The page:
These are not real photographs of Obama bestowing the Presidential Medal of Freedom on Harvey Weinstein, Bill Cosby, and Anthony Weiner, although the photograph of former United States President Bill Clinton is real. Bill Cosby was also a Medal of Freedom recipient, but that award was not bestowed by President Obama. Here are the real photographs that these hoaxes were based on:
This is also not a genuine photograph of Joe Biden groping a woman:
Biden's hands were considerably lower in the original photograph:
And this is not a real photograph of Obama inappropriately touching Melania Trump:
The original image, which was taken from a video on President Trump's inauguration day, showed President Obama's hand in considerably higher position:
Nazis and Antifa
White supremacy saw an open resurgence in 2017 that was highlighted with a rally in Charlottesville, Virginia that culminated with a neo-Nazi suspect deliberately plowing a car into a crowd, badly injuring several and killing protester Heather Heyer.
When President Trump responded to the incident by famously saying there were "very fine people on both sides," critics accused him of being a Nazi sympathizer or a white nationalist himself; in order to drive that point home, a number of hoax images purportedly showing Trump and members of his administration in Ku Klux Klan gear were pushed on social media.
This is not Sarah Huckabee Sanders dressed in a Klan robe for Halloween as a child:
This image does not show Trump posing with one of the alt-right members involved in the Charlottesville rally:
This is not Donald Trump at a KKK rally:
A photograph showed a black police officer providing security for a white nationalist gathering is genuine:
The rise of white supremacy in 2017 also led to the proliferation of anti-fascist, or antifa, groups. As a loosely connected network of like-minded individuals with no official leaders or spokespeople but united in their distaste for fascism, they naturally found themselves subjected to a number of hoaxes and disinformation campaigns.
This image, for instance, doesn't actually show an antifa member beating up a police officer:
The fake photograph was created by using a genuine 2009 image showing a demonstration in Greece. The "antifa" logo was simply slapped onto the back of this person's jacket using editing software:
On 21 August 2017, thousands of people gathered along the path of totality to witness the first solar eclipse to make its way across over the contiguous United States since 1918, spawning stunning images — some of which were completely fake, such as this image of a setting solar eclipse:
This is not an actual photograph of the eclipse from space:
Sunlight during the eclipse did not arrange itself into the shape of a cross:
One of the most popular images of the 2017 solar eclipse is actually completely real, however. Despite repeated warnings not to look directly at the solar eclipse, President Donald Trump did, for a moment, look at the event without his protective glasses:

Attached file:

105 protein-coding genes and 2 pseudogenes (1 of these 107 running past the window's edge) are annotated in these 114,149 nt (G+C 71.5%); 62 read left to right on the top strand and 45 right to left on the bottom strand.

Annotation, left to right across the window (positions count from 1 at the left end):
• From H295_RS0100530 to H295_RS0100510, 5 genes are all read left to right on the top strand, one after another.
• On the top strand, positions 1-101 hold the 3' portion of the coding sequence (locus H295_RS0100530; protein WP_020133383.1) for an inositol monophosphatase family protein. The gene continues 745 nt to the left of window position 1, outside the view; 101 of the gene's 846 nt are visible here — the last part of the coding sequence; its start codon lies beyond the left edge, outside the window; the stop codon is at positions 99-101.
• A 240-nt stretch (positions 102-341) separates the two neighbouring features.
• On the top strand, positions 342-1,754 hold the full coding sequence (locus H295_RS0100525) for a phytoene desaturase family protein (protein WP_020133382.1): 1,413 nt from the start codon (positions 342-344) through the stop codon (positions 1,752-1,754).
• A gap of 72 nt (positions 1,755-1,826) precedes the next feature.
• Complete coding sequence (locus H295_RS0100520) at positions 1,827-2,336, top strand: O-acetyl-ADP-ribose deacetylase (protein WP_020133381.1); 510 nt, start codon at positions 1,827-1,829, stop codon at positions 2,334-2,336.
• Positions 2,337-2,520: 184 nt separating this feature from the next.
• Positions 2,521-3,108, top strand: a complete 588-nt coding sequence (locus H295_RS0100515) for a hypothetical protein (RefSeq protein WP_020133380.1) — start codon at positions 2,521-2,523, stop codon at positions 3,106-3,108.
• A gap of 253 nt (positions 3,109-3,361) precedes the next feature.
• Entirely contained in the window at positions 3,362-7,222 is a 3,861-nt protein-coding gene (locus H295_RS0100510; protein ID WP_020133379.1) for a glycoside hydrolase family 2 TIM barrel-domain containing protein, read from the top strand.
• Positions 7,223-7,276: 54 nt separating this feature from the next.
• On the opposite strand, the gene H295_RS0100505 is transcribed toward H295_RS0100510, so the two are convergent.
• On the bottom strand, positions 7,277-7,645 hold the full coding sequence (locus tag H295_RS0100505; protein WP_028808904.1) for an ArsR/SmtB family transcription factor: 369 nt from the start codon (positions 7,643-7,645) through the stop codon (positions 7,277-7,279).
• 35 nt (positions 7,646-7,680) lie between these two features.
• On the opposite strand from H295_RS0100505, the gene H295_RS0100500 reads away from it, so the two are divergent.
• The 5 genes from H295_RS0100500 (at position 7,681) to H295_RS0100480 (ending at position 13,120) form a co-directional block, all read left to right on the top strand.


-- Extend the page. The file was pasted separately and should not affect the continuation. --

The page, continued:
— NBC News (@NBCNews) August 21, 2017
Hurricanes, Tornadoes, and Sharks
It is almost inevitable for hoaxes to circulate in the wakes of major storms or natural disasters, so when a series of huge, historically destructive hurricanes made landfall in 2017, it wasn't surprising to see a new batch of manipulated images tear their own swaths across social media.
This is not an actual photograph of a massive wave striking Jennette's Pier in North Carolina:
And although this image was taken from real footage of flooding at an airport, it was taken in Mexico City, not Miami:
The 2017 hurricane season also saw an unusually large number of fake sharks, appearing in rumors that Hurricane Irma had turned into a real-life Sharknado and that an especially large (and infinitely repurposed) specimen was roaming down the highway in Houston.
Our favorite piece of fake shark media, however, came shortly after Hurricane Irma flooded portions of Miami:
This video was not created with the use of digital editing software, but was instead done the old-fashioned way, with a combination of practical effects and ridiculous novelty gifts:
President Donald Trump also made appearances in hurricane relief and recovery with a series of hoax photographs purported to show the president personally giving assistance in affected areas.
For example, Trump was not spotted rescuing two cats from floods:
And he didn't actually get into a rescue boat to save a man from rising waters:
A 2015 image of President Barack Obama serving food to homeless veterans at a church was repurposed to bolster a claim that it showed Trump's predecessor serving meals in Texas after Harvey flooded the region:
This list is by no means exhaustive. We received and debunked so many hoax photographs involving Donald Trump, his family members, and his staff that we put together a second end-of-year roundup focusing solely on those.